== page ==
The title for this blog was originally proposed as “Is Christianity Hard or Easy?” – a question which I still think worthwhile and rich. Nevertheless, I am going to take a slight detour from the original idea and first ask a separate question which will probably depress seasoned, older, readers of C. S. Lewis.
My slight variation is to ask about the book itself, the book which stands in the vanguard of Lewis’s apologetics, Mere Christianity, and to weigh the observation which so many of my students have supplied: is this book simply too hard for today’s reader? For the amazing thing (to my mind) is that a book once considered – and vilified – as a work of popular apologetics has come to be seen as exceedingly intellectual. The young minds of today’s universities find the book too argumentative, too predicated upon logic, and so one must ask about the book as well as the Christian belief proposed: is it too hard?
For full disclosure, I will note that it is not only students at my former university, Hillsdale College, who prompted the question. Whether I tutored students from Calvin College, Wheaton College, Williams College, Boston College – choose what you like – the unexpected feedback was that as admirable as Mere Christianity is, it might be pitched too high for today’s audience. A successful apologetic today needs a different approach. What such student feedback offers, perhaps, is a widespread reading of our culture’s intellectual temperature. It is cool to explicit logic. Under the excuse of post-modernism, today’s generation has a default position of mutual logical tolerance based on a deeper logic of some key principles. Arguments are commonly assessed as ‘working’ for the individual. More important to the contemporary student, something which is almost an arch-principle for them, is not to cause offense – and this puts rational argument in a bad position as it puts teachers on eggshells.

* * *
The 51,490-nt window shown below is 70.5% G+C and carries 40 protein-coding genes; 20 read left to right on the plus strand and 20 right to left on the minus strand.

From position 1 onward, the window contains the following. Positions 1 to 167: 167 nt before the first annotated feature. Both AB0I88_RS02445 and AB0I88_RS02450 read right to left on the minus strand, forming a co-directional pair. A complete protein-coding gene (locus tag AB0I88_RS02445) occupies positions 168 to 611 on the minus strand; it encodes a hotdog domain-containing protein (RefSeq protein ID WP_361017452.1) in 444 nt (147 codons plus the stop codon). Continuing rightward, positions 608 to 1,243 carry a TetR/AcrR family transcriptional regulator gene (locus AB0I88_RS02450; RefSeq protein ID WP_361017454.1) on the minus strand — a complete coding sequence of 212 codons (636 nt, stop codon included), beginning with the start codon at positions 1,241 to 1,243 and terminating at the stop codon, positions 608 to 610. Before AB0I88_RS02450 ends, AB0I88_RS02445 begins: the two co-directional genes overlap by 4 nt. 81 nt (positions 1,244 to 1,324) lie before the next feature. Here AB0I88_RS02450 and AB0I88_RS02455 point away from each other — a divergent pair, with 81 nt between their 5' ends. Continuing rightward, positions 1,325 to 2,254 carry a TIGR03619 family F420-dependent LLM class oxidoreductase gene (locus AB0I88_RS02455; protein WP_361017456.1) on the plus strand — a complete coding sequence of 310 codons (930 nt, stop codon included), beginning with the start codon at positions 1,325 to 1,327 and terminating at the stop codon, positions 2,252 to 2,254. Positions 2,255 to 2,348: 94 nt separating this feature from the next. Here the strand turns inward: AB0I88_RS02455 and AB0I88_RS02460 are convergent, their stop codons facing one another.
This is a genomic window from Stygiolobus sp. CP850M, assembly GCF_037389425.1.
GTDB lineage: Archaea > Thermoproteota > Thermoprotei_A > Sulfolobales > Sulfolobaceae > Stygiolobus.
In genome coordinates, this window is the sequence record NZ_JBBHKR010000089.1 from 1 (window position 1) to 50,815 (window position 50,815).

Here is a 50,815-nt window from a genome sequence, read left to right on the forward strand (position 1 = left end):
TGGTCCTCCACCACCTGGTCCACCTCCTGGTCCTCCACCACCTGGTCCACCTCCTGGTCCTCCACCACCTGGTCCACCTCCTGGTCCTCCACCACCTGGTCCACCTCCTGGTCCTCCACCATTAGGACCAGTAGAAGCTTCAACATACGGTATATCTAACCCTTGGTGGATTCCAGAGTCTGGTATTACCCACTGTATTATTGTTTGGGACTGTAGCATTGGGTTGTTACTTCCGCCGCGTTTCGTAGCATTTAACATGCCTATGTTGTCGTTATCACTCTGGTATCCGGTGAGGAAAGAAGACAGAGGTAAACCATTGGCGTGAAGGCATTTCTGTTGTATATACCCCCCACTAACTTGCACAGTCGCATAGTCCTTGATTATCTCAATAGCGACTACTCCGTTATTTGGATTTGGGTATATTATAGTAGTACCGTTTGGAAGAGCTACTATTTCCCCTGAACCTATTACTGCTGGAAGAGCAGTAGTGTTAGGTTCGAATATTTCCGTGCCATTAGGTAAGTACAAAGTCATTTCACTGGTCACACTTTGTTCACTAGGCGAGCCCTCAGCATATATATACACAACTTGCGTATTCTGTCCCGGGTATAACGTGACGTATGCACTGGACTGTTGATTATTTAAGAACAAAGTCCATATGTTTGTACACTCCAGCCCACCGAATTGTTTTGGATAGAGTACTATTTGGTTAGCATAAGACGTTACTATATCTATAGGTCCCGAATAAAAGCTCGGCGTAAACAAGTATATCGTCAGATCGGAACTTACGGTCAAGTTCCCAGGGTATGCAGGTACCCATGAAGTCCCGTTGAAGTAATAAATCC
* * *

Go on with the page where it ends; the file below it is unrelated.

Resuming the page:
Most of us who teach suppose this is simply an unreflective prelogical state. The position becomes more peculiar, though, when students who are quite bright will happily maintain contradictions, even when pointed out. A syllogistic proof, a tight argument, an extended discourse, for whatever reason, simply doesn’t seem to move most students. Alas, too often they fail to perceive the argument in the first place. Once they do, they often find argument as a species too immaterial or hopelessly abstract. On the other hand and to their credit, a contemporary student is much more likely to be moved by personal narrative or an emotional appeal: by passion (reasoned or not), enthusiasm, and sincerity of purpose. What this means for their assessment of Lewis’s apologetics is then clear: too hard, too logical. Books like Mere Christianity, for them, take some wading and books like The Abolition of Man and Miracles are about beyond the pale for all but senior-year students. Such is the feedback from my approximately ten years of teaching and tutoring.